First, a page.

Dark days ahead
One of the most tiresome and inaccurate things to be told during a crisis is that: “It’s always darkest before the dawn”.
As we slowly, and hopefully, emerge from the pandemic, Sir David Attenborough recently reminded us that, horrific as Sars-Cov-2 has been, the coming climate and biodiversity crises will be worse still unless we take very swift action.
So it was with dismay that people (across the political spectrum) who care about the environment heard the news in the Queen’s Speech that the Government is to press ahead with its ruinous planning proposals for England.
This is not a case of party political opposition. It was, for instance, Theresa May who reminded us that the Bill would put the “wrong homes in the wrong places”.
Of course, as one interested party recently reminded me, we don’t yet have details of what the Bill will say on housing targets, designation of growth areas or automatic approval of developments.
But the fact it’s no secret those things are intended should be sufficient to make everyone, whatever their politics, get together and oppose this destructive legislation.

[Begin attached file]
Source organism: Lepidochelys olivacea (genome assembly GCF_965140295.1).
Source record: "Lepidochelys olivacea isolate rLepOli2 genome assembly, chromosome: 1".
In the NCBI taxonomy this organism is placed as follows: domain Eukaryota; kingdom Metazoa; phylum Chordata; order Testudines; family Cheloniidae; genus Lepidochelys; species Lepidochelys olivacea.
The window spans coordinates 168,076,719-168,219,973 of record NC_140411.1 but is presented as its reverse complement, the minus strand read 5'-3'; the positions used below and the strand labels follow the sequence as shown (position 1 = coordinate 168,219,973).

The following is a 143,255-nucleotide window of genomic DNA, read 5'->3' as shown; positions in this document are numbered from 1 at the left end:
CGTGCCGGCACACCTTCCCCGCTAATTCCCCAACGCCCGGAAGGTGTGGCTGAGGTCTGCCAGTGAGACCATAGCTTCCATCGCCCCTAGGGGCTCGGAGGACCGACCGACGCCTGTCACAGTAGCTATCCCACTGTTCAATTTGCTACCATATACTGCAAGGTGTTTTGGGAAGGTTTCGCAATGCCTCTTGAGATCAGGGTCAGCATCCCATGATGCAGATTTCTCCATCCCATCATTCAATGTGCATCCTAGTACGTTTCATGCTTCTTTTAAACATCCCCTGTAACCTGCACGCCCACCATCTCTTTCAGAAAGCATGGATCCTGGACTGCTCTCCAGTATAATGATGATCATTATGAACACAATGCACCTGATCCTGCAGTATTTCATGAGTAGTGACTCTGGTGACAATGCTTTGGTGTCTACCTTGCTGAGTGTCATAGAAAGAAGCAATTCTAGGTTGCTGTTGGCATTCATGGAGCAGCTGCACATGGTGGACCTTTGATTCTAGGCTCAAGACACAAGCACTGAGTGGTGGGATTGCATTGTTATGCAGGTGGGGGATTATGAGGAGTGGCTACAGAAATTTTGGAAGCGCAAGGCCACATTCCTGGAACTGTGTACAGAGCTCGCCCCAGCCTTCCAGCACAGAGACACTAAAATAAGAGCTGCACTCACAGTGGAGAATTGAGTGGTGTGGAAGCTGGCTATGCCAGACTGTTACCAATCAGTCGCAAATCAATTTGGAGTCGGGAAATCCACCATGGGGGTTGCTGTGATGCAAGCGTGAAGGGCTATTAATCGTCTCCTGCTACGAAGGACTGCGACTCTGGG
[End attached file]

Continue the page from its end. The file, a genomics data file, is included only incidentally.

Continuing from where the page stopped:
How that campaign develops will emerge in the weeks to come, but it’s essential that it involves our national and local politicians, be they Conservative, Labour, Liberal Democrat or Green. Or indeed the growing number of independent councillors elected on a ticket of pursuing more sustainable forms of development.
This is no time for party politics to get in the way of protecting the environment.
Local people too have a responsibility to make their voices heard. A very positive development in recent weeks has been the setting up of the Community Planning Alliance to challenge destructive development at the grass roots level.
Sprawl, once built, doesn’t only seal soil, increase air, noise and light pollution, disturb nature, overload the water environment and increase transport carbon emissions in the short term. It potentially does so for hundreds of years.
So let’s reject bogus claims to be building homes for young people to buy. The high percentage of new market homes going to build-to-rent or buy-to-rent demonstrates the falsity of that. Whatever this is about, it isn’t about an objective approach to housing need.
We have a responsibility to future generations as well as to our own to take action now and tell the little cabal in Government and their cheer leaders in the development industry that enough is enough.
Otherwise it won’t be a case of “darkest before the dawn”, it’ll be “darkness at noon”.